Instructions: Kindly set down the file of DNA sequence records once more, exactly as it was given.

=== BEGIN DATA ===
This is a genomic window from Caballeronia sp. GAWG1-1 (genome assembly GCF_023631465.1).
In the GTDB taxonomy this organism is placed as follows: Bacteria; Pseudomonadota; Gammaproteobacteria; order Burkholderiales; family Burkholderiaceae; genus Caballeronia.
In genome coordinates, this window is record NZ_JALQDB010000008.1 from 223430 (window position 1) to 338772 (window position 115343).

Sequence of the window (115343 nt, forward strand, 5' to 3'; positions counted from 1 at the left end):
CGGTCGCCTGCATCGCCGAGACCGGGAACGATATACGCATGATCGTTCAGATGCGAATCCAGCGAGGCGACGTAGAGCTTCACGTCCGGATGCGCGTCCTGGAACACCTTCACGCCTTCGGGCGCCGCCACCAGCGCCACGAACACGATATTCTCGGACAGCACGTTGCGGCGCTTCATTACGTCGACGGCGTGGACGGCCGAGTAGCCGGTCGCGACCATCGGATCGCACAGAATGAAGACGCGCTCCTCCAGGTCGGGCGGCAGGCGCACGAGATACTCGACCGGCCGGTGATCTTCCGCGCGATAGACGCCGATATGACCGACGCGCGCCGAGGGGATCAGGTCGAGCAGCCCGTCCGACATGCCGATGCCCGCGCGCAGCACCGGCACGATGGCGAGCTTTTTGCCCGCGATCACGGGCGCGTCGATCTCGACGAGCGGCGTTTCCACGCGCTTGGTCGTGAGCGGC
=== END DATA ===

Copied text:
This is a genomic window from Caballeronia sp. GAWG1-1 (genome assembly GCF_023631465.1).
In the GTDB taxonomy this organism is placed as follows: Bacteria; Pseudomonadota; Gammaproteobacteria; order Burkholderiales; family Burkholderiaceae; genus Caballeronia.
In genome coordinates, this window is record NZ_JALQDB010000008.1 from 223430 (window position 1) to 338772 (window position 115343).

Sequence of the window (115343 nt, forward strand, 5' to 3'; positions counted from 1 at the left end):
CGGTCGCCTGCATCGCCGAGACCGGGAACGATATACGCATGATCGTTCAGATGCGAATCCAGCGAGGCGACGTAGAGCTTCACGTCCGGATGCGCGTCCTGGAACACCTTCACGCCTTCGGGCGCCGCCACCAGCGCCACGAACACGATATTCTCGGACAGCACGTTGCGGCGCTTCATTACGTCGACGGCGTGGACGGCCGAGTAGCCGGTCGCGACCATCGGATCGCACAGAATGAAGACGCGCTCCTCCAGGTCGGGCGGCAGGCGCACGAGATACTCGACCGGCCGGTGATCTTCCGCGCGATAGACGCCGATATGACCGACGCGCGCCGAGGGGATCAGGTCGAGCAGCCCGTCCGACATGCCGATGCCCGCGCGCAGCACCGGCACGATGGCGAGCTTTTTGCCCGCGATCACGGGCGCGTCGATCTCGACGAGCGGCGTTTCCACGCGCTTGGTCGTGAGCGGC